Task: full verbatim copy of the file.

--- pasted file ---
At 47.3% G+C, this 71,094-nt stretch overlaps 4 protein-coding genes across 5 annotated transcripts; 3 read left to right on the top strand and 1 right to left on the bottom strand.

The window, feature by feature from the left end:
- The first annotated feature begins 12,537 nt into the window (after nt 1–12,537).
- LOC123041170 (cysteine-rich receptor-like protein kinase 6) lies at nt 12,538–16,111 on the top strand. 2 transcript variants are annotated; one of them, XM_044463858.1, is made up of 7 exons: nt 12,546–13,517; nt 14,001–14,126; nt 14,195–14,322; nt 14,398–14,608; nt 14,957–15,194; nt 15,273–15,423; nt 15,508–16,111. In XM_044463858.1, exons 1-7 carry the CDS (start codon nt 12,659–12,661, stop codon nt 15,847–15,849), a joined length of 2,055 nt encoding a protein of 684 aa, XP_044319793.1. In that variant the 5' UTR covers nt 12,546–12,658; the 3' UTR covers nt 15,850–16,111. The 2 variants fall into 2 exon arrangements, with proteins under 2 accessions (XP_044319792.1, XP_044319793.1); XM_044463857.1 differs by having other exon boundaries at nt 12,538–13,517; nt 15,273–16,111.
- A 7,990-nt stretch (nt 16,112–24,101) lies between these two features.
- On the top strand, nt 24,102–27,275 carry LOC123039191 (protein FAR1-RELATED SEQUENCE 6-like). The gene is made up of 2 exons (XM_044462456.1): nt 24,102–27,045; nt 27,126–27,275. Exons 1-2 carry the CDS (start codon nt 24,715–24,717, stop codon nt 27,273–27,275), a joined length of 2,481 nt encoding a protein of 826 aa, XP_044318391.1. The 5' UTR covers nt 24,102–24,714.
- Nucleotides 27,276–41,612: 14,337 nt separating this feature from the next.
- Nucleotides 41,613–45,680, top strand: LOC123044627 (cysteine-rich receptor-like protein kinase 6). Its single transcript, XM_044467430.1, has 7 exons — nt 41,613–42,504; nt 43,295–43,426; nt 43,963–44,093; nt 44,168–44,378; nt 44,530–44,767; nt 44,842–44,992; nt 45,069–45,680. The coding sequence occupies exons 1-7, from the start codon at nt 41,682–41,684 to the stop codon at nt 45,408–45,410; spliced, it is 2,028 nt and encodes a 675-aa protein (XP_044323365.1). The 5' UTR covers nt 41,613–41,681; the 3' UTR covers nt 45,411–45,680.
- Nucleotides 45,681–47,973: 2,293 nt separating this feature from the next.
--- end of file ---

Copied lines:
At 47.3% G+C, this 71,094-nt stretch overlaps 4 protein-coding genes across 5 annotated transcripts; 3 read left to right on the top strand and 1 right to left on the bottom strand.

The window, feature by feature from the left end:
- The first annotated feature begins 12,537 nt into the window (after nt 1–12,537).
- LOC123041170 (cysteine-rich receptor-like protein kinase 6) lies at nt 12,538–16,111 on the top strand. 2 transcript variants are annotated; one of them, XM_044463858.1, is made up of 7 exons: nt 12,546–13,517; nt 14,001–14,126; nt 14,195–14,322; nt 14,398–14,608; nt 14,957–15,194; nt 15,273–15,423; nt 15,508–16,111. In XM_044463858.1, exons 1-7 carry the CDS (start codon nt 12,659–12,661, stop codon nt 15,847–15,849), a joined length of 2,055 nt encoding a protein of 684 aa, XP_044319793.1. In that variant the 5' UTR covers nt 12,546–12,658; the 3' UTR covers nt 15,850–16,111. The 2 variants fall into 2 exon arrangements, with proteins under 2 accessions (XP_044319792.1, XP_044319793.1); XM_044463857.1 differs by having other exon boundaries at nt 12,538–13,517; nt 15,273–16,111.
- A 7,990-nt stretch (nt 16,112–24,101) lies between these two features.
- On the top strand, nt 24,102–27,275 carry LOC123039191 (protein FAR1-RELATED SEQUENCE 6-like). The gene is made up of 2 exons (XM_044462456.1): nt 24,102–27,045; nt 27,126–27,275. Exons 1-2 carry the CDS (start codon nt 24,715–24,717, stop codon nt 27,273–27,275), a joined length of 2,481 nt encoding a protein of 826 aa, XP_044318391.1. The 5' UTR covers nt 24,102–24,714.
- Nucleotides 27,276–41,612: 14,337 nt separating this feature from the next.
- Nucleotides 41,613–45,680, top strand: LOC123044627 (cysteine-rich receptor-like protein kinase 6). Its single transcript, XM_044467430.1, has 7 exons — nt 41,613–42,504; nt 43,295–43,426; nt 43,963–44,093; nt 44,168–44,378; nt 44,530–44,767; nt 44,842–44,992; nt 45,069–45,680. The coding sequence occupies exons 1-7, from the start codon at nt 41,682–41,684 to the stop codon at nt 45,408–45,410; spliced, it is 2,028 nt and encodes a 675-aa protein (XP_044323365.1). The 5' UTR covers nt 41,613–41,681; the 3' UTR covers nt 45,411–45,680.
- Nucleotides 45,681–47,973: 2,293 nt separating this feature from the next.